Justice Talk Sparked Memories
Last night’s Justice and Race Town Hall talk sparked several memories. The talk on justice and race was an unqualified success with respect to content. In terms of turn out, it did not bring together anywhere near the 5,000 people that Aurille Lucier, a 20 year old spoken word artist, convinced to show up as a result of one tweet asking for ten people to come out and occupy Interstate 20 in downtown Atlanta last fall.
Perhaps there is less sex appeal in asking people to turn out to give careful thought on ways to impact justice and race in America, than it was to ask them to come out and stage a protest for the same cause one year ago.
In any event, after blogging about the need for a national discussion on justice and race in America since the 2008 presidential election, I finally got my town hall discussion last night. Albeit, I had to convene it myself.
Ten people attended the town hall, nine African Americans and one American of European ancestry. There were three men and seven women, nine “Baby Boomers” and one millennial. The town hall discussion was held at Sweet Auburn Seafood, which is around the corner from the Walden Building, Atlanta’s first black owned office tower.
The Walden Building and the Butler Street YMCA next door to it are in a run-down dilapidated condition and are indicative of the fact that black lives have not mattered in a long, long time. The Butler Street Y in its heyday hosted monthly discussions like the one held last night at Sweet Auburn Seafood. But that was back in the day when black lives mattered, at least, to black people.
In 1996, as President of The Gate City Bar Association, I tried to halt the deterioration of the Walden Building. It was after all, built by A. T. Walden, the chief organizer of The Gate City Bar Association, Georgia’s first black bar association. It housed Walden’s law firm and was a source of pride throughout the Atlanta community as black people would come into town just to gaze up at the three-story building and marvel with pride at what Lawyer Walden had achieved.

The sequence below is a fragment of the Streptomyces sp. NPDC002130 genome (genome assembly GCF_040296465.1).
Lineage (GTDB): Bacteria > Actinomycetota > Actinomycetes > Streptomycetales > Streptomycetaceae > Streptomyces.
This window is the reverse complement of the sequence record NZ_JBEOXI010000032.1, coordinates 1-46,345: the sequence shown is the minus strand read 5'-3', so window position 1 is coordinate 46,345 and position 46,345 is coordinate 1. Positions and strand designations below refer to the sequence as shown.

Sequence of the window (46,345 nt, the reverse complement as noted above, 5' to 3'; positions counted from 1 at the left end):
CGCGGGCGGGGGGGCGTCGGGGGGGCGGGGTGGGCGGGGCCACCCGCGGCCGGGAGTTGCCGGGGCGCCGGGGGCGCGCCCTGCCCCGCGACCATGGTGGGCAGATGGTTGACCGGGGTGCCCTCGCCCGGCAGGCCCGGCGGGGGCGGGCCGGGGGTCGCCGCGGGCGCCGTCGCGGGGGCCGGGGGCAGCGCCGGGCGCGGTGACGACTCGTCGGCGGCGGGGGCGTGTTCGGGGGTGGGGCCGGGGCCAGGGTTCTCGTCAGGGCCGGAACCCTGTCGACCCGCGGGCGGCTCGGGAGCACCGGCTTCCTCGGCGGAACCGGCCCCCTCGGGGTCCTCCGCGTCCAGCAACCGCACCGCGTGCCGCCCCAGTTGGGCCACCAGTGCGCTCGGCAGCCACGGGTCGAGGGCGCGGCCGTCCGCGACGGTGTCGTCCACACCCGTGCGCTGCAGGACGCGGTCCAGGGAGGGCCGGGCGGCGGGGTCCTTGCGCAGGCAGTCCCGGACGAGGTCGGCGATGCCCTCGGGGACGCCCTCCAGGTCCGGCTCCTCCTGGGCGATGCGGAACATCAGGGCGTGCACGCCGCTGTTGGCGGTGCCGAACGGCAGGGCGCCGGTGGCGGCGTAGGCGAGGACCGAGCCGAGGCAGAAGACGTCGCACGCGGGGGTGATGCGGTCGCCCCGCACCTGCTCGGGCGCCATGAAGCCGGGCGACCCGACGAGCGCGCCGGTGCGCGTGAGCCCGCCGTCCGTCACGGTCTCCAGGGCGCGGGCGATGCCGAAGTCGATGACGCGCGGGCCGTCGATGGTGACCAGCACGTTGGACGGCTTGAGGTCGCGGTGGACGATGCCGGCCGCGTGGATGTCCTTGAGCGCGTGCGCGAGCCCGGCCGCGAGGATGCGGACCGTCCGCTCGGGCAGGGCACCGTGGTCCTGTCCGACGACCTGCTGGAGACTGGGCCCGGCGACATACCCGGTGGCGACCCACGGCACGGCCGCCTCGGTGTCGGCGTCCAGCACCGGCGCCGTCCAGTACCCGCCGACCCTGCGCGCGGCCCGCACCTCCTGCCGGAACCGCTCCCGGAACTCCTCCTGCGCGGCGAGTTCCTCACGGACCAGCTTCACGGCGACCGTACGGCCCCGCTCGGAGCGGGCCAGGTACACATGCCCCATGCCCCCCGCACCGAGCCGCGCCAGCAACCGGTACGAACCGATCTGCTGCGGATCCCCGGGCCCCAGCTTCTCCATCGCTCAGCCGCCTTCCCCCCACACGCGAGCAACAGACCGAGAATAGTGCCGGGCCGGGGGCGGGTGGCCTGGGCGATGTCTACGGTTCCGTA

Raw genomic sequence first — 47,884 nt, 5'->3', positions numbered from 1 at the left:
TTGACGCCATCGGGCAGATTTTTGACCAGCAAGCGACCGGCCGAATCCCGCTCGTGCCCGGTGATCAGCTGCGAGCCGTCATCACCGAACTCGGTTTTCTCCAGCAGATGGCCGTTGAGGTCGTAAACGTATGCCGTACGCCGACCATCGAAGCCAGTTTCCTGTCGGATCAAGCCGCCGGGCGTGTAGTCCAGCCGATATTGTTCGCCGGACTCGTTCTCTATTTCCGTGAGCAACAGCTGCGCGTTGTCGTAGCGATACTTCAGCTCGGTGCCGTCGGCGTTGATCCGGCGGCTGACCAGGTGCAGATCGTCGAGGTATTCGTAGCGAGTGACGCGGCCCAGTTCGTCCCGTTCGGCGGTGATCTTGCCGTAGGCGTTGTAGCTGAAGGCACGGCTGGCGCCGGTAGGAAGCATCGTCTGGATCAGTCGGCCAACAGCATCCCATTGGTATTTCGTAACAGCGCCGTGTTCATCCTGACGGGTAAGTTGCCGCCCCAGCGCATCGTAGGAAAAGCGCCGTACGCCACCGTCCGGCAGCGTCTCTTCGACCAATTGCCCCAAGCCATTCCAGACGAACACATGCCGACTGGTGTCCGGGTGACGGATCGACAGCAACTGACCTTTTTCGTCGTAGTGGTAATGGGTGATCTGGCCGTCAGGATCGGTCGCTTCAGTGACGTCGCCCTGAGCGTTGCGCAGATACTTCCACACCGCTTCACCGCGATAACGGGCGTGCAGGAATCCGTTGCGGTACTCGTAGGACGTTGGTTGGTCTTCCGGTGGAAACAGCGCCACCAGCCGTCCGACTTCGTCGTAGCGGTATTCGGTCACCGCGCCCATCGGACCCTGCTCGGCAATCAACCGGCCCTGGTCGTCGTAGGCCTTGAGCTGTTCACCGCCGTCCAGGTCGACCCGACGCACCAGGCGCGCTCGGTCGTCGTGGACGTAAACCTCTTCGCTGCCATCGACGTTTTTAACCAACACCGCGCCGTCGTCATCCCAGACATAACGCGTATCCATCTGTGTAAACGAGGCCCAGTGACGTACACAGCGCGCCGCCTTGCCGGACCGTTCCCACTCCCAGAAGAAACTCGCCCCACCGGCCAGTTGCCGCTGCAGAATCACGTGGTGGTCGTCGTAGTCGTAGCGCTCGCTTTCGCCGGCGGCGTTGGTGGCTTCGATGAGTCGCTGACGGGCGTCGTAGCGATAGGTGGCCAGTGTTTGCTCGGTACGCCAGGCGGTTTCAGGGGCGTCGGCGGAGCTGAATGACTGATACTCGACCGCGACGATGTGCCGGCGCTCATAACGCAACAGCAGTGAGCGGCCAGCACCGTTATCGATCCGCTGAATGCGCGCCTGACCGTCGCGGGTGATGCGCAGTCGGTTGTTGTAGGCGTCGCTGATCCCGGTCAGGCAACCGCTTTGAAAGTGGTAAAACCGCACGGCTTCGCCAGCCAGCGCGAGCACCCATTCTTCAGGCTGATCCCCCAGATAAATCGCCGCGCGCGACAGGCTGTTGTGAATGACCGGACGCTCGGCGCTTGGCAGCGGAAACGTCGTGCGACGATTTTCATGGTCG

I dedicated my term to raising capital to secure and restore this bit of our collective history. I brought lawyers Vernon Jordan, Willie Gary and Johnnie Cochran into town, largely at their own expense, to help me raise money. I pledged not to spend any of the money I raised during my term in office. A pledge I kept.
But it was not to be. My board could not see the efficacy of preserving an old relic. We raised and left in the treasury over $32,000.00. All spent the following year on travel and social events. So eighteen years later, the building is as stately as Walden left her, yet dusty and haggard, as she sinks into the foundation that once supported her in all her splendor.
As the town hall attendees weighed in on the topic of justice and race last night, my mind drifted back two decades ago and thought how different it would look around the corner from Sweet Auburn Seafood had others supported my vision (although they may not have been able to see the vision) and restored the Walden Building.
Then my mind drifted to the reality, that perhaps this vision of justice in the round will die a similar fate from lack of participation from people who do not believe that a simple town hall discussion can make black lives matter again, at least matter to black people, if to no one else. I shuttered at the thought that 20 years hence, the black lives matter movement could be as dusty and as haggard from inattentiveness as the Walden Building.
If you are inclined, kindly join us for the town hall series finale on October 19, 2015 from 6-8 pm at Sweet Auburn Seafood, just around the corner from the Walden Building and the Butler Street Y. If you are careful, you might be able to hear Maynard Jackson speaking at a bygone Hungry Club Luncheon. You might be able to hear him say, as he said, on a crisp October mid-afternoon 33 years ago: “Anybody who stays home and does not turn out to vote for Andy Young for mayor might as well walk down Auburn Avenue and spit on the tomb of Martin Luther King, Jr.”
Enough said. See you next month. We will serve birthday cake to attendees, while I am being interviewed by award winning journalist Steen Miles on the topic of Justice and Race in America.
Harold Michael Harvey, is the author of the legal thriller “Paper Puzzle,” and “Justice in the Round: Essays on the American Jury System,” available at Amazon and at haroldmichaelharvey.com. He can be contacted at firstname.lastname@example.org